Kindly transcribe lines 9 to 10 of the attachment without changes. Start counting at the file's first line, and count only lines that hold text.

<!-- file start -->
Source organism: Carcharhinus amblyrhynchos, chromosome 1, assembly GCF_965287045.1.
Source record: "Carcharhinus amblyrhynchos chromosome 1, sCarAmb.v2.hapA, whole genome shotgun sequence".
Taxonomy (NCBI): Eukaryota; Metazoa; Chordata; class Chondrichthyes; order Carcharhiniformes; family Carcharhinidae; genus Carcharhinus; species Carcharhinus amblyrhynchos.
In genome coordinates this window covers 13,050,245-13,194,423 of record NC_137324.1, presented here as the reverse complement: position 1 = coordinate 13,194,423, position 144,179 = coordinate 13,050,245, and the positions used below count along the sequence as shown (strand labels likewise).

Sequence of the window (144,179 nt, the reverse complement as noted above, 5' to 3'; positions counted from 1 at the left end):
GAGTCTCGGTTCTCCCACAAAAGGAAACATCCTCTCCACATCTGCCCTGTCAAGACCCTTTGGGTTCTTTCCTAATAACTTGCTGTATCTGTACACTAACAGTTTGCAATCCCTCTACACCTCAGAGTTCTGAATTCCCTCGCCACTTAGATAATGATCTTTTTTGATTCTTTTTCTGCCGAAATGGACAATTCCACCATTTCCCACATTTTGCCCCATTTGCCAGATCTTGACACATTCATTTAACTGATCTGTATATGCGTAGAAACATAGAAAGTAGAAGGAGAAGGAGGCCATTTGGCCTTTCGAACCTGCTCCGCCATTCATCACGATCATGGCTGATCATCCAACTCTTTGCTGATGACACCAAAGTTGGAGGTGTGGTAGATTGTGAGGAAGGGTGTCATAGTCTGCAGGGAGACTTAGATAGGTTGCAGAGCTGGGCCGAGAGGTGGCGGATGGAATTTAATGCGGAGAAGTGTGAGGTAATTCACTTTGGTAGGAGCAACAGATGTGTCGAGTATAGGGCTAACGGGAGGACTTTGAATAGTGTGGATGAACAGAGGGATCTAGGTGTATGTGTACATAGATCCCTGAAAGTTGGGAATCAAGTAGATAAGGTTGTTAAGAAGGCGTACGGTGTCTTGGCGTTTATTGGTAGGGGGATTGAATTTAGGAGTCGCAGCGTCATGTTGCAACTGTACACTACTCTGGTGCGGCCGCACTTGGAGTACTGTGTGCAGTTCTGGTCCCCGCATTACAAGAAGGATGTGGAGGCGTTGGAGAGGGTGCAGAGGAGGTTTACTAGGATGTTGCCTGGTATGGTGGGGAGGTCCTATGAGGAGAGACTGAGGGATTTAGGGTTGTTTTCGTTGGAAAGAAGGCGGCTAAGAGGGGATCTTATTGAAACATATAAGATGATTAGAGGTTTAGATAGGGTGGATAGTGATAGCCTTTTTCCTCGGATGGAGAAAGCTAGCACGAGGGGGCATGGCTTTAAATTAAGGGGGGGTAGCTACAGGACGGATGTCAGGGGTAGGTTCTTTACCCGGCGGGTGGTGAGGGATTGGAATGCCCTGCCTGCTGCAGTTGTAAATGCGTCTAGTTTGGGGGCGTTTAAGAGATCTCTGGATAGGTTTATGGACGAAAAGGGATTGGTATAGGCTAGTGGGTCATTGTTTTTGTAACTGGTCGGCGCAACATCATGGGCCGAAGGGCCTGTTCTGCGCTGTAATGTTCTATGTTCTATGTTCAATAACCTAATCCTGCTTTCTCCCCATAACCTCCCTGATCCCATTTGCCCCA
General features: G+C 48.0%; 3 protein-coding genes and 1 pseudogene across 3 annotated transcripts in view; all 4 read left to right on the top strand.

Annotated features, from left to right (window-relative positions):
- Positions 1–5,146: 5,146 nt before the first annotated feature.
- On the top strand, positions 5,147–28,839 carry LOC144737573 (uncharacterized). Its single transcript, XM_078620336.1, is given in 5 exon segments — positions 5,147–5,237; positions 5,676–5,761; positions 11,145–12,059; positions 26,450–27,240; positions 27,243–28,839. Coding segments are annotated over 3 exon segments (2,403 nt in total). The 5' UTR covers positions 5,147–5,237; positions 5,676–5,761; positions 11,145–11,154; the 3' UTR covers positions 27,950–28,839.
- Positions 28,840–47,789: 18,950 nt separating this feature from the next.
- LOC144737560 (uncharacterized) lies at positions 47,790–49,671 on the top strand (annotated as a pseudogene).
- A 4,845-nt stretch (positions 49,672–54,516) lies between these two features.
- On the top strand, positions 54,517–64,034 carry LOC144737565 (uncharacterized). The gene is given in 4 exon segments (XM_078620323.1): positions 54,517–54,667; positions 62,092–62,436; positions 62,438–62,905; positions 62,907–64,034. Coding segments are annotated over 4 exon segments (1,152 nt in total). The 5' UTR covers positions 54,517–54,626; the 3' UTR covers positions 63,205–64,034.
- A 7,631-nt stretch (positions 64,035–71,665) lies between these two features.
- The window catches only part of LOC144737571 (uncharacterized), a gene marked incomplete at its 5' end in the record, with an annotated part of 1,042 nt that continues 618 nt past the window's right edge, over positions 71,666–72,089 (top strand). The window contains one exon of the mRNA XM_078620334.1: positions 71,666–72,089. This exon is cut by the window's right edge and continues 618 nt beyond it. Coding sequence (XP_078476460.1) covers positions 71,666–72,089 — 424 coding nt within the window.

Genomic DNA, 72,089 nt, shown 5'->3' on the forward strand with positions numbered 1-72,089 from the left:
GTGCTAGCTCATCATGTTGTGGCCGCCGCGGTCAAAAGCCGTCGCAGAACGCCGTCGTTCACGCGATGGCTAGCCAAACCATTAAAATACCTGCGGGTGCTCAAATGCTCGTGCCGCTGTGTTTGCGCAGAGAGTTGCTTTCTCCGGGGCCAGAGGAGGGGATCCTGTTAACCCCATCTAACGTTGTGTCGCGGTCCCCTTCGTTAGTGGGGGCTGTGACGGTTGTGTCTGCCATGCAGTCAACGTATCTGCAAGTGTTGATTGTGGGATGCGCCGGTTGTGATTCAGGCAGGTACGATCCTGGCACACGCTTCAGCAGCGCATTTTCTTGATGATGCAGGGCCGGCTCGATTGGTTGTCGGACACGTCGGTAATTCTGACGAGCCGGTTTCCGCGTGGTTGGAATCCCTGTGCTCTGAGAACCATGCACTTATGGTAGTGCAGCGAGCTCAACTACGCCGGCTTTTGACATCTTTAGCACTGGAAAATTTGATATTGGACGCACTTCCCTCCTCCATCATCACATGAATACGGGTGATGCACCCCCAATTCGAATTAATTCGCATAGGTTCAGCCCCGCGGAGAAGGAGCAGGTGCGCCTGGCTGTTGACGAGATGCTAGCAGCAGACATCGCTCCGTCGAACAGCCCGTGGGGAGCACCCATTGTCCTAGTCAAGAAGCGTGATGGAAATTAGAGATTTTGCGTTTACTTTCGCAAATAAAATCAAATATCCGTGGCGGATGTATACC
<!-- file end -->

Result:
- Positions 1–5,146: 5,146 nt before the first annotated feature.
- On the top strand, positions 5,147–28,839 carry LOC144737573 (uncharacterized). Its single transcript, XM_078620336.1, is given in 5 exon segments — positions 5,147–5,237; positions 5,676–5,761; positions 11,145–12,059; positions 26,450–27,240; positions 27,243–28,839. Coding segments are annotated over 3 exon segments (2,403 nt in total). The 5' UTR covers positions 5,147–5,237; positions 5,676–5,761; positions 11,145–11,154; the 3' UTR covers positions 27,950–28,839.